clock menu more-arrow no yes

Filed under:

What We've Learned - NBA Prospects on Super Tuesday

New, comments

We had our first marquee college basketball match up at the United Center in Chicago last night. It was a our first look at a lot of top prospects against premier competition. Here's what we learned.

Dennis Wierzbicki-USA TODAY Sports

After plenty of way-too-early discussion about the 2016 NBA draft class, last night gave us our first real glimpse at what some of the lottery hopefuls have to offer. This wasn't the first game for either Duke or Kentucky, but both teams had crushed gadflies in their first few games, so this was the first chance to see how the freshmen stack up against NBA-level competition. Some players impressed, some disappointed, and all of them showed off their idiosyncrasies.

Here's what we saw from the draft hopefuls:

Jamal Murray, PG/SG

An awful lot of good! Murray continues to look composed under pressure, displaying a high basketball IQ that allows him to play both on and off the ball. It was evident early on that Calipari intends for this iteration of Kentucky to be Tyler Ulis's team, and Ulis saw the majority of the time on the ball because of it. Still, Murray looked good in his minutes. He had perhaps the most jaw-dropping moment of the night with this bit of fancy dribbling to evade a trap:

He also showed off his ability to stroke the 3, knocking down two of his three attempts, and looking smooth while doing so.

Most importantly for Murray, his first step looked good, as he went by Ingram practically at will with the ball in his hands. It's unclear at the moment which player that says more about, but zipping by a clear NBA-caliber athlete can only portend positive things for Murray.

Still, he could attack the basket with more authority than he did last night. Murray only attempted two free throws despite having an advantage over every Duke perimeter player, and benefitting from having two other point guards to get him the ball in good spots. His free throw rate is a number to keep an eye on as the year progresses.

Skal Labissiere, PF/C

The prospect that Sixers fans are probably least excited about, simply because it would absolutely wreck us as a fan base to wind up with yet another big man in a draft with fewer of them. Skal didn't exactly cover himself in glory last night, fouling out in only 13 minutes and struggling on the boards against the more mature Plumlee and Jefferson combo.

It wasn't a terribly enlightening outing for Skal overall, but a few things were made clear. The first is that he doesn't appear to be a prospect on the same level as Towns, Noel, Davis, and Cousins. He's a year older as a freshman and doesn't impact the game as much on either end of the floor as those four did.

Still, Skal didn't play badly last night. Projecting his numbers over 40 minutes, Skal would have put up 21 points and 12 rebounds, an impressive number. The only real "scouting" nugget I noticed was how well he moves in space. This is becoming more and more important for big man defenders as the entire league moves towards a 4-out, spread pick and roll offense, and it looks like Labissiere will not have trouble adjusting to that in the long run. He is agile and quick on his feet.

And I would be so devastated if he were the Sixers' pick next summer.

Brandon Ingram, Wing

Ingram's stat-line looks pretty bad, but the outing was actually encouraging for him overall. His physical tools are just so insane that there's no way he won't at least become a useful starter at the next level. His most promising stretch came at the beginning of the second half, when he had a chance to create a bit of his own offense. He showed great footwork and fluidity on a spin dribble to the hoop, and his extension prevented any Kentucky defenders to even contest the shot.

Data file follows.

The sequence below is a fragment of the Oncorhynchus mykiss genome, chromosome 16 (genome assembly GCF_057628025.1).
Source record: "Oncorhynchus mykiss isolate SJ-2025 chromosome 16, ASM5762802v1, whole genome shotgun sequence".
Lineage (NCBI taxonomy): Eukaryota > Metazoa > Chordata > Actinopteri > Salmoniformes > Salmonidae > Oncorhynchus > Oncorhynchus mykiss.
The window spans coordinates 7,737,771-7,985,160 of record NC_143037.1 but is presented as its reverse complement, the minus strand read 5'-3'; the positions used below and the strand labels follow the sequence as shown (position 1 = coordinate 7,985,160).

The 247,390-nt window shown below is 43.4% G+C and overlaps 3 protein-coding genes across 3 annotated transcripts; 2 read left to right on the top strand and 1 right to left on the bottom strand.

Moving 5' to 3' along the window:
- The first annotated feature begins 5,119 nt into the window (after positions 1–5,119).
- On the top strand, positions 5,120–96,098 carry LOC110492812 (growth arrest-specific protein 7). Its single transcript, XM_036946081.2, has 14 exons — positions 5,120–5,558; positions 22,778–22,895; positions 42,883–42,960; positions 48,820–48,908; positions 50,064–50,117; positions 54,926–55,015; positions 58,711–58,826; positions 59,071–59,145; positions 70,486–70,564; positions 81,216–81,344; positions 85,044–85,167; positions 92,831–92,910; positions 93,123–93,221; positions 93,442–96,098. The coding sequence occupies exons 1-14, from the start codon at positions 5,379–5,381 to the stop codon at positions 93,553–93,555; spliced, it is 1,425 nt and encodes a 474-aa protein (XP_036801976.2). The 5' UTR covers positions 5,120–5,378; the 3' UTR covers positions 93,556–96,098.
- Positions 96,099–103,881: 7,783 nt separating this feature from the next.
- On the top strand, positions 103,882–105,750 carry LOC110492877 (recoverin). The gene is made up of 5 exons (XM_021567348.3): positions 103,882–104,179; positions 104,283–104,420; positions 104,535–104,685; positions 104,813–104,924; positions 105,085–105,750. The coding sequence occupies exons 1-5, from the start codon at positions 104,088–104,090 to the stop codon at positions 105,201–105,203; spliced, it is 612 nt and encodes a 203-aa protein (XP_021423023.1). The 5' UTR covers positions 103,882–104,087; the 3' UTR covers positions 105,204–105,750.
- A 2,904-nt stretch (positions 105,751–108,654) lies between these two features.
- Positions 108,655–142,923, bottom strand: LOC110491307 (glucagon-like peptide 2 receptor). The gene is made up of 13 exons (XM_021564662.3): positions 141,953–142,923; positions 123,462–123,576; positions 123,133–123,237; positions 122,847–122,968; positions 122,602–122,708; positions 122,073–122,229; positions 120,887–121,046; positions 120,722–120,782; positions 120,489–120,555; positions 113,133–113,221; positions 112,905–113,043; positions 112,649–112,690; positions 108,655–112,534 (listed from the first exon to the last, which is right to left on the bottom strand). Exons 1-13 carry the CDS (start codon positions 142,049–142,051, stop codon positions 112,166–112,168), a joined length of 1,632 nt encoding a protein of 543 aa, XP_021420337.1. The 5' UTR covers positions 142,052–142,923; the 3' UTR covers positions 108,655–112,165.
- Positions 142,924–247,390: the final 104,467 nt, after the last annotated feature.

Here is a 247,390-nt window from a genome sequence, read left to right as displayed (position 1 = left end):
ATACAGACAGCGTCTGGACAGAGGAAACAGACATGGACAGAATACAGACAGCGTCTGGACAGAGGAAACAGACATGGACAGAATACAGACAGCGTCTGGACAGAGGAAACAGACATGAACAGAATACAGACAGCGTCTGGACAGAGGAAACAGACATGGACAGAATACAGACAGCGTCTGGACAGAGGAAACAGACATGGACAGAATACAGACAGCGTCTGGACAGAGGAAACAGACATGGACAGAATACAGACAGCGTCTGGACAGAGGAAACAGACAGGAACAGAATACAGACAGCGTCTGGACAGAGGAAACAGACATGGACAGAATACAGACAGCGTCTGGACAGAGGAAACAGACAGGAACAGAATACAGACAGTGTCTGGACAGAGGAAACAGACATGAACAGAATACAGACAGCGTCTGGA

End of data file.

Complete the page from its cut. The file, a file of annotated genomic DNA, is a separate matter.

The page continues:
In fact, that's going to be the theme with Ingram all season-- he can always get a good look at the hoop because defenders are just too small to affect his shot. I mean, look at this release:

Ingram-Extension

Even while he struggled on offense, you could see the potential dripping out of him. Ingram's going to have rough nights this year, but it's not going to affect him to drop out of the Top 5 next June.

More worrying was his poor work on defense. His length compensated for a mistake or two and really affected Isaiah Briscoe, but his lateral speed looked really poor. He also seems lost on that end, so perhaps he just needs to figure out assignments a bit better before we start worrying. Still, this is something to keep an eye on.

Isaiah Briscoe, PG/SG

Briscoe had a strong showing, using his great body to bully the Duke guards, and taking advantage of the scrambled defense that having three shot creators can help to create. He doesn't seem likely to become much more than a future NBA backup, but he had a solid showing to start the year, and will look to build off of it.

Grayson Allen, SG

Allen had the toughest Tuesday of anyone. I watched the Duke-Bryant game over the weekend, and was slightly worried about how Allen's game might translate to the next level.

Allen has one move-- drive at the hoop, hard. It was wildly effective against the poorer competition Duke saw in the first two games, but against athletes who can match his athleticism and had the length to protect the rim, it looked woefully impotent. He needs to improve his handle so that he can work hesitation into his drives, and he needs to improve his body control so that he can pull-up. His vision, too, was lacking, as he only created one assist, but threw the ball away four times.

It looks like he's got a long way to go before he can be considered true first round value. We'll see if he can improve his slashing game before the end of the season.